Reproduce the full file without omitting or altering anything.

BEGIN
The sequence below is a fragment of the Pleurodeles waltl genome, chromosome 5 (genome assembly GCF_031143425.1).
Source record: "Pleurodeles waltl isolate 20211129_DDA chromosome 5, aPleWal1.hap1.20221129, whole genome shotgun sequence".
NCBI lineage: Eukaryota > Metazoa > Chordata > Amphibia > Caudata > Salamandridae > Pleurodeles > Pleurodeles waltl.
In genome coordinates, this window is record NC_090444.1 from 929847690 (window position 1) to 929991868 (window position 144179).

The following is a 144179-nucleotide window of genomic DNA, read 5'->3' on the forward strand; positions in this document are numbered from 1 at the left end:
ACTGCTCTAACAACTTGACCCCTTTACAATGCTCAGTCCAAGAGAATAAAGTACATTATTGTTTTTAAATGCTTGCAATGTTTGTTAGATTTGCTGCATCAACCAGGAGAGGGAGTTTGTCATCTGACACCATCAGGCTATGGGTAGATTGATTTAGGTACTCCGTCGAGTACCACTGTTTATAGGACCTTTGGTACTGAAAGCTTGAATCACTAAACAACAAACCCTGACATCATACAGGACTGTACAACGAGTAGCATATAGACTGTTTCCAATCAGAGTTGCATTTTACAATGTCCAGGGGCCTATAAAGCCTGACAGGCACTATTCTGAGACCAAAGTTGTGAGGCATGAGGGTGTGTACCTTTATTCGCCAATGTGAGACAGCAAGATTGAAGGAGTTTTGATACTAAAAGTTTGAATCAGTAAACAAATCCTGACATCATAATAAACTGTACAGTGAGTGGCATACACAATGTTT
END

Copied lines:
The sequence below is a fragment of the Pleurodeles waltl genome, chromosome 5 (genome assembly GCF_031143425.1).
Source record: "Pleurodeles waltl isolate 20211129_DDA chromosome 5, aPleWal1.hap1.20221129, whole genome shotgun sequence".
NCBI lineage: Eukaryota > Metazoa > Chordata > Amphibia > Caudata > Salamandridae > Pleurodeles > Pleurodeles waltl.
In genome coordinates, this window is record NC_090444.1 from 929847690 (window position 1) to 929991868 (window position 144179).

The following is a 144179-nucleotide window of genomic DNA, read 5'->3' on the forward strand; positions in this document are numbered from 1 at the left end:
ACTGCTCTAACAACTTGACCCCTTTACAATGCTCAGTCCAAGAGAATAAAGTACATTATTGTTTTTAAATGCTTGCAATGTTTGTTAGATTTGCTGCATCAACCAGGAGAGGGAGTTTGTCATCTGACACCATCAGGCTATGGGTAGATTGATTTAGGTACTCCGTCGAGTACCACTGTTTATAGGACCTTTGGTACTGAAAGCTTGAATCACTAAACAACAAACCCTGACATCATACAGGACTGTACAACGAGTAGCATATAGACTGTTTCCAATCAGAGTTGCATTTTACAATGTCCAGGGGCCTATAAAGCCTGACAGGCACTATTCTGAGACCAAAGTTGTGAGGCATGAGGGTGTGTACCTTTATTCGCCAATGTGAGACAGCAAGATTGAAGGAGTTTTGATACTAAAAGTTTGAATCAGTAAACAAATCCTGACATCATAATAAACTGTACAGTGAGTGGCATACACAATGTTT